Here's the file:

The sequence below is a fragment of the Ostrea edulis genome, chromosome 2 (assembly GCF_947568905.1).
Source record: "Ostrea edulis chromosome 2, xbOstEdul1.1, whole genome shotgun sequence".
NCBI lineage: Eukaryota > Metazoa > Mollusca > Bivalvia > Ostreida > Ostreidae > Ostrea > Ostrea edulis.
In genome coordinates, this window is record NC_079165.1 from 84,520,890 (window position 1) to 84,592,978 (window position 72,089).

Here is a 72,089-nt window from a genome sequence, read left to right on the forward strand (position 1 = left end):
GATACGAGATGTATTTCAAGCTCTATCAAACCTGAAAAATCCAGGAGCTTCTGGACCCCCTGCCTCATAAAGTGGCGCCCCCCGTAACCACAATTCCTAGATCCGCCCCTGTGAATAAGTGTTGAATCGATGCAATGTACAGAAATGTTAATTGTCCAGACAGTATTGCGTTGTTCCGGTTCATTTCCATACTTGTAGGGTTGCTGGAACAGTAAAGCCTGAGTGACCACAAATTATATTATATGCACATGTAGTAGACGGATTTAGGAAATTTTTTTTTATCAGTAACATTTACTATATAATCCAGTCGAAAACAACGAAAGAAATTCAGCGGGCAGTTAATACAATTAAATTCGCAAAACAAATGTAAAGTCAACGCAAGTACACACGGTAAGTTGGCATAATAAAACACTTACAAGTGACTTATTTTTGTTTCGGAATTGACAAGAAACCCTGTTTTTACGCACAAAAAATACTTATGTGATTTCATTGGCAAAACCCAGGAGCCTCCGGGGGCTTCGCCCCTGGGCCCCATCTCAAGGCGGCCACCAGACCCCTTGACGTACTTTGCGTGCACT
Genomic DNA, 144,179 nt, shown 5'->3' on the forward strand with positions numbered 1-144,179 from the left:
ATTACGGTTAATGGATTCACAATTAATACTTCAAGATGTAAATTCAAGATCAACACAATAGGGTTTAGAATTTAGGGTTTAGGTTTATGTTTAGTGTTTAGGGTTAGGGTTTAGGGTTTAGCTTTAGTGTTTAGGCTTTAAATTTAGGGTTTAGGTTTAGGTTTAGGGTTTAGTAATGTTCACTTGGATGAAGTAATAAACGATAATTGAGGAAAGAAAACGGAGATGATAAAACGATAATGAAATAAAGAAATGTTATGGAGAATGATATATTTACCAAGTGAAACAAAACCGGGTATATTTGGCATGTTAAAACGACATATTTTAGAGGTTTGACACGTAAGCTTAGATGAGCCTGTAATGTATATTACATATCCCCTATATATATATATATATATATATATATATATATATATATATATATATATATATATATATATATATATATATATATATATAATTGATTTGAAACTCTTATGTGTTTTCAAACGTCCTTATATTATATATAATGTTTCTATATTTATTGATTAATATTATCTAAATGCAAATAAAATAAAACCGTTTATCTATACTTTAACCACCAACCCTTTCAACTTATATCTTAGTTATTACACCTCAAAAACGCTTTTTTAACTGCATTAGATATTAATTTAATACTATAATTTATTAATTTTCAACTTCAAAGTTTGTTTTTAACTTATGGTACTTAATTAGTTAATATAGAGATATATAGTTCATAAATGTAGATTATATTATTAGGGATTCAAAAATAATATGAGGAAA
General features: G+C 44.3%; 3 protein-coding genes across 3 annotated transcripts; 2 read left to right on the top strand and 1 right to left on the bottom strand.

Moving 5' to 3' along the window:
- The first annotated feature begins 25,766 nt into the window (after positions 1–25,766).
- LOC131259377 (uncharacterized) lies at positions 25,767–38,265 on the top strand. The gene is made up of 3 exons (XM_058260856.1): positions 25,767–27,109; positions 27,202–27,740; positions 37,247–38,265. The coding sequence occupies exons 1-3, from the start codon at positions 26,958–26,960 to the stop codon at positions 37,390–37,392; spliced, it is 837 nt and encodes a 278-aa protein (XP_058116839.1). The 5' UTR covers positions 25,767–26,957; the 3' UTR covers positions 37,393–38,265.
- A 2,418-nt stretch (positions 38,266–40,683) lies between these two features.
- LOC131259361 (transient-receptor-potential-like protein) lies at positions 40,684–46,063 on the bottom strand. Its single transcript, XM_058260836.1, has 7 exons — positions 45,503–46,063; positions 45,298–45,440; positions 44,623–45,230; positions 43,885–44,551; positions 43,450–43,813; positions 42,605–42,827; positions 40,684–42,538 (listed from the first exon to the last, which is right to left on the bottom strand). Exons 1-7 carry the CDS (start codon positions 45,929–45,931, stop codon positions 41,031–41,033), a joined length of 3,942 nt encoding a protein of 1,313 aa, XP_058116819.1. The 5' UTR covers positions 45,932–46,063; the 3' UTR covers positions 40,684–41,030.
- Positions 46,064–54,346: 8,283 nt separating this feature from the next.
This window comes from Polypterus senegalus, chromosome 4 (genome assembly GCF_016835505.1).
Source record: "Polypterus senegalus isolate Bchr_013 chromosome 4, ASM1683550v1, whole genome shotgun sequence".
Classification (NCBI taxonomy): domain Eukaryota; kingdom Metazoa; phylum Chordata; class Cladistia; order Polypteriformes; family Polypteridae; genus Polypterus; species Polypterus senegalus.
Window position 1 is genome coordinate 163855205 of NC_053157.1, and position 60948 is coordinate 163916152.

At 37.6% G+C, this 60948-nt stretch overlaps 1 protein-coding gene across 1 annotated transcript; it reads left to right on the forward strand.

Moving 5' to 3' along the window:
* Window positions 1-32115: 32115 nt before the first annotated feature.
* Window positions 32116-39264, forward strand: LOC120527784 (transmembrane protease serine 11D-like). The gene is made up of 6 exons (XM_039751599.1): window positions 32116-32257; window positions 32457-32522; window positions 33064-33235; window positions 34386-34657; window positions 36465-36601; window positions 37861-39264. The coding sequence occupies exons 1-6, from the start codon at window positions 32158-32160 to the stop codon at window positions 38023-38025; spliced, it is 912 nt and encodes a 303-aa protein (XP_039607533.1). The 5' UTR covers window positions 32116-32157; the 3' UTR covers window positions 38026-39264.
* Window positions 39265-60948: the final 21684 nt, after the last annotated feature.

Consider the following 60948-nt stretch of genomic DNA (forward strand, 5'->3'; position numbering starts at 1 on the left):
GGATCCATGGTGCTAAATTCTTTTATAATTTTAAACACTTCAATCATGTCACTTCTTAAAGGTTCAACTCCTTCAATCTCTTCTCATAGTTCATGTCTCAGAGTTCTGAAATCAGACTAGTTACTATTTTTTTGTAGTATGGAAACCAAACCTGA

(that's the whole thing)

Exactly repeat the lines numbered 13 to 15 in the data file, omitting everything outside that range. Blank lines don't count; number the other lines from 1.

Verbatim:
- A 2,418-nt stretch (positions 38,266–40,683) lies between these two features.
- LOC131259361 (transient-receptor-potential-like protein) lies at positions 40,684–46,063 on the bottom strand. Its single transcript, XM_058260836.1, has 7 exons — positions 45,503–46,063; positions 45,298–45,440; positions 44,623–45,230; positions 43,885–44,551; positions 43,450–43,813; positions 42,605–42,827; positions 40,684–42,538 (listed from the first exon to the last, which is right to left on the bottom strand). Exons 1-7 carry the CDS (start codon positions 45,929–45,931, stop codon positions 41,031–41,033), a joined length of 3,942 nt encoding a protein of 1,313 aa, XP_058116819.1. The 5' UTR covers positions 45,932–46,063; the 3' UTR covers positions 40,684–41,030.
- Positions 46,064–54,346: 8,283 nt separating this feature from the next.